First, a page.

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Trigueros (Municipality, Andalusia, Spain)

Last modified: 2016-12-20 by ivan sache
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Flag of Trigueros - Image from the Símbolos de Huelva website, 6 September 2016

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Presentation of Trigueros

The municipality of Trigueros (7,746 inhabitants in 2015; 11,830 ha; municipal website) is located 20 km north of Huelva.

Trigueros was already settled in the Age of Cooper, as evidenced by the Soto's dolmen (website), excavated in 1923 by its namesake, Armando de Soto, and registered in 1931 as a National Monument. The funerary monument is made of a single gallery of 20.90 m in length, oriented east-west, and of a man-made, circular tumulus; eight bodies were found when the mausoleum was discovered.
In the Roman times, the town was known as Conistorgis; engraved altars from the 2nd century are now exhibited in the Seville Archeological Museum. The Moorish times are recalled by the remains of an Almohad fortress (12th century), reused as the foundations of the St. Anthony Abbot church.

Trigueros was first mentioned in the 13th century, as part of the County of Niebla. The town is named for the wheat (trigo) crops that were established by the early colonists. In 1324, King Alfonso XI transferred the town to Juan Alonso de la Cerda, lord of Gibraleón. Not pleased with the transfer, Niebla purchased Trigueros on 1346 from the executor of the lord of Gibraleón. The County of Niebla, Trigueros included, was granted in 1369 by Henry II of Trastámara to Juan Alonso Pérez de Guzmán, Duke of Medina Sidonia.
The Society of Jesus founded in 1562 the Santa Catalina college, with the support of Francisco de La Palma y Araujo. The first print house in the province was set up in the college, where several evangelization expeditions to America were prepared.
Trigueros was granted the title of villa in 1768 by Charles III, separating from Niebla.

Ivan Sache, 6 September 2016

Symbols of Trigueros

The flag (photo, photo, photo) and arms of Trigueros, adopted on 15 September 2011 by the Municipal Council and submitted on 20 September 2011 to the Directorate General of the Local Administration, are prescribed by a Resolution adopted on 3 October 2011 by the Directorate General of the Local Administration and published on 19 October 2011 in the official gazette of Andalusia, No. 205, p. 21 (text).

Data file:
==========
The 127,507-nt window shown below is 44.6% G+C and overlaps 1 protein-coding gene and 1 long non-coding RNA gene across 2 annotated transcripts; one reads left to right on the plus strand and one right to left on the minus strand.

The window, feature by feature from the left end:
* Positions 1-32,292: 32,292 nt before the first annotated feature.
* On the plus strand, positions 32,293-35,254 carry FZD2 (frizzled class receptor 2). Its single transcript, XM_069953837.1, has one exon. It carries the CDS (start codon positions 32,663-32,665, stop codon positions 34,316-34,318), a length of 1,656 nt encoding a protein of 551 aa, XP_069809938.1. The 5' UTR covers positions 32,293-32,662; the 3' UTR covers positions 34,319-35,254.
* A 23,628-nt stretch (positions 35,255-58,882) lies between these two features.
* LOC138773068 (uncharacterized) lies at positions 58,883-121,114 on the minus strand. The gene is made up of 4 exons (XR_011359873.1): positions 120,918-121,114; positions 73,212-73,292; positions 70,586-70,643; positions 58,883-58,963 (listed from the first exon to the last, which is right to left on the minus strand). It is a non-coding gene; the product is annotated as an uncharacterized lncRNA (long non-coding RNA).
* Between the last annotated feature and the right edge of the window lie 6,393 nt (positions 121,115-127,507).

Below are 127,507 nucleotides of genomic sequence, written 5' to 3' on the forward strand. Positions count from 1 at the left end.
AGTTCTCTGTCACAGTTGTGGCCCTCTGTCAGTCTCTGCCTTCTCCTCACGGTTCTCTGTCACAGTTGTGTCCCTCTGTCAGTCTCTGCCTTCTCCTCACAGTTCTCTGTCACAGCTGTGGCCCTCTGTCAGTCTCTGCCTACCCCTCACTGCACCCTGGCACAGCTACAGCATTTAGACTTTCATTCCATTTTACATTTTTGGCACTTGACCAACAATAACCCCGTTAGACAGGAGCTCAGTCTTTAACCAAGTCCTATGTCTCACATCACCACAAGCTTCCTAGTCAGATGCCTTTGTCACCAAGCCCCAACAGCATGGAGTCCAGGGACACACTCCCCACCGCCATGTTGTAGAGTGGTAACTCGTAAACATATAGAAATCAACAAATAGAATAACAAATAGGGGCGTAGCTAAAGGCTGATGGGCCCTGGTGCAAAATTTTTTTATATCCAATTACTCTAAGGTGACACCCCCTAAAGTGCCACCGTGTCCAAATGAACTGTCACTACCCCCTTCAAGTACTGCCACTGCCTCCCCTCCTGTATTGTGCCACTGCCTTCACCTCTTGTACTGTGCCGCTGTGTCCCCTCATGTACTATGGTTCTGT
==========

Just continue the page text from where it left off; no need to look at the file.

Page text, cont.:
The symbols are described as follows:

Flag: Rectangular, in proportions 11 x 18, made of three parallel stripes perpendicular to the hoist and a fourth, of the same width, vertical, placed along the hoist, which schematically forms with the central stripe, of the same red colour, a "tau". The colours are, on top, yellow, in the center and in the vertical stripe, red, and on bottom, green. Charged in the center with the local coat of arms.
Coat of arms: Organized per pale, 1. Or three horizontal stripes gules, 2. "Reddish" three wheat spikes the stems tied by a scroll vert, 3. Azure a tree vert with the trunk proper on a base of the same. A bordure incomplete compony of castles or on gules and lions gules on or. The shield surmounted by a Bourbon coronet and surrounded by two vegetal branches crossed beneath and tied by a scroll.

The flag follows the most usual pattern among the municipal flags in the Province of Huelva, with the addition of the vertical stripe to form a "tau", the symbol of St. Anthony Abbot, the town's patron saint. The yellow and green colours are taken from the municipal arms. Red is the colour of St. Anthony's tau.

The "rehabilitated" coat of arms is based on the emblem described in 1786 by the Vicar of Trigueros, Simón Rivero, to the geographer Tomás López (Manuscript No. 20,263, National Library). The oldest document showing the arms kept in the Municipal Archives is dated 1883; since then, the arms have been in inconstant use, even during the Civil War.
The first quarter features the arms of the Fernández de Córdoba. The wheat spikes and the tree, here an olive tree, represent the rural tradition of Trigueros. The bordure recalls the title of villa granted by the King of Spain.
[Revista de San Antonio Abad, 2011]

The coat of arms in current use has a blue bordure.

Ivan Sache, 6 September 2016